As indicated by , few studies reported significantly increased risks of lung or bladder cancer from exposure to < 100 μg arsenic/L. That does not suggest, however, that the lung and bladder cancer excess risks estimated by the NRC are incorrect. The sample sizes, with type 1 error = 0.05 and power = 0.80, needed to detect the NRC-estimated excess risks of bladder cancer in females are relatively large (). The sample sizes needed to detect associations with lung cancer in females or lung or bladder cancer in males would be even larger. None of the studies conducted since the NRC report had sample sizes large enough to detect the excess risks estimated by the NRC. Nevertheless, there is evidence of increased lung and bladder cancer risk from exposures < 100 μg arsenic/L in the recent studies, particularly in the studies by Chen et al. (2010a
. The monotonic dose response seen across all exposures in Chen et al. (2010b)
and the significant trend (p
< 0.001) for dose response provides strong evidence for the bladder cancer risks seen at the lower exposures.
The three case–control studies that examined the relative risks of bladder cancer from low-arsenic drinking water concentration drew cases and controls from arsenic-endemic areas (Bates et al. 2004
; Meliker et al. 2010
; Steinmaus et al. 2003
). The reason for drawing cases and controls from the same area is, of course, to minimize potential differences other than the factor under study (i.e., arsenic). Drawing cases and controls from the same area, however, may also reduce the difference in arsenic exposure, requiring a larger sample size to determine whether an excess risk exists for a given exposure. Exposure misclassification probably further reduced the difference between groups. Because the estimated exposure difference between cases and controls was minimal in each of these studies, the statistical power to detect the excess risks predicted by the NRC would also have been minimal.
Two of the case–control studies that examined bladder cancer (Karagas et al. 2004
; Michaud et al. 2004
) used toenail arsenic as the measure of exposure. According to Karagas et al. (2000)
, 1 μg arsenic/L water corresponds to 0.1 μg arsenic/g toenail, whereas a doubling of toenail arsenic concentration is associated with a 10-fold increase in water arsenic in samples with ≥ 1 μg arsenic/L. Based on this relationship, cases and controls in all three studies would have been exposed to approximately ≤ 1 μg arsenic/L. Even if this level of exposure were assumed to be lifetime, the power of the studies of Karagas et al. (383 cases, 641 controls) and Michaud et al. (280 cases, 293 controls) to detect the bladder cancer relative risk estimated by the NRC (2001)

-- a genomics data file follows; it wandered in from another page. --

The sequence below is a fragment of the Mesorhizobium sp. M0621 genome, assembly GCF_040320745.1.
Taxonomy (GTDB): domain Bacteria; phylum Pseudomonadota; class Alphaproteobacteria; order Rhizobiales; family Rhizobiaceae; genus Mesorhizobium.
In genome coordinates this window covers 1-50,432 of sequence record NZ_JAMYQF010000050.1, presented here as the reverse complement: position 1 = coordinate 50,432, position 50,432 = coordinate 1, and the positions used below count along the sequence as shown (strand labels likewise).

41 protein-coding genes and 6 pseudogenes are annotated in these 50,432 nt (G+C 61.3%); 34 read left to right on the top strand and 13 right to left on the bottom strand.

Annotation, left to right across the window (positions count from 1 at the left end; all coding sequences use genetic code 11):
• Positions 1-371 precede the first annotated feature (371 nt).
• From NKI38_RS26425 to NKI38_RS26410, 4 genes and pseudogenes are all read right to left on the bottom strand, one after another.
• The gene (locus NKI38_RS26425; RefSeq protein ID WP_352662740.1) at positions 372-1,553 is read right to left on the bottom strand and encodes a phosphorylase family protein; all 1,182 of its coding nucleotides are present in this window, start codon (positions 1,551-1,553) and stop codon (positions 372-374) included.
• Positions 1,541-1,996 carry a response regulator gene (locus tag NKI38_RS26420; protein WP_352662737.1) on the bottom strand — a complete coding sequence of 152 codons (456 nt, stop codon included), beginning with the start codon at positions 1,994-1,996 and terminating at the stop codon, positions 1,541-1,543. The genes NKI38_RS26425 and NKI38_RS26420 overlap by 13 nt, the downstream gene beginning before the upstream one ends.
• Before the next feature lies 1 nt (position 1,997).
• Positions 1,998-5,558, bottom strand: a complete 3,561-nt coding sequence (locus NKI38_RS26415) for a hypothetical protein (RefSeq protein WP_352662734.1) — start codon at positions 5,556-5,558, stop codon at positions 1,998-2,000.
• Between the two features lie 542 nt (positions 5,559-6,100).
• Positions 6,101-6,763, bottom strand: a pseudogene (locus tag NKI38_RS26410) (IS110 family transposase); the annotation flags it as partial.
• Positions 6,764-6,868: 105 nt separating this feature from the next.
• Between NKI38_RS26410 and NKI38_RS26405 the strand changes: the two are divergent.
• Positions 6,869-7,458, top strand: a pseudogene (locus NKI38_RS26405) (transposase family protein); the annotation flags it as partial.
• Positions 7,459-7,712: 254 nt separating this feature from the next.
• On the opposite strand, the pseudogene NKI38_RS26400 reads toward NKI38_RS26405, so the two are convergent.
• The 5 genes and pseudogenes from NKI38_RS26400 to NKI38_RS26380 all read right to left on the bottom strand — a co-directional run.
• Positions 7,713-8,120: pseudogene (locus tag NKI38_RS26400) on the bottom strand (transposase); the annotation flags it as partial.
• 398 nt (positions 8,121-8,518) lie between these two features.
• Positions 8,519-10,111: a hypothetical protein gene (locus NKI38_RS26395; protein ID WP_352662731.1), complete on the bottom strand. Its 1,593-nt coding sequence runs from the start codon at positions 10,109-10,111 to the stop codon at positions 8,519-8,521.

would have been minimal. Toenail arsenic is considered a reliable indicator of arsenic exposure, with the strongest relationship being drinking water–arsenic exposure (Adair et al. 2006
). When the concentration of arsenic in water is low, however, the contribution of arsenic to toenail arsenic concentrations becomes less clear as other sources (e.g., food, air, dermal absorption) become more important (Slotnick and Nriagu 2006
Han et al. (2009)
, Lamm et al. (2004)
, and Meliker et al. (2007)
were ecologic studies. The exposure metric in all three was an average exposure measurement by county, a much larger geopolitical unit than the villages in the Taiwan study. Lamm et al. (2004)
relied on U.S. Geological Survey (USGS) data for mean and median arsenic concentrations by county (Focazio et al. 1999
). The USGS data were based on as few as five wells per county and were not restricted to wells used for drinking water. All three ecologic studies were conducted in the United States, where the population is very transient—much more transient than, for example, the southwest Taiwanese population that is the basis of the NRC risk estimates. Hansen (1998)
reported that the median duration in a residence for those in the United States is only 5.2 years. In addition, the U.S. population consumes different sources of fluids (e.g., tap water from other jurisdictions, bottled beverages) in addition to potentially contaminated well water, whereas those in southwest Taiwan likely consumed well water as their principal, if not the only, source of fluids. Furthermore, both Lamm et al. (2004)
and Meliker et al. (2007)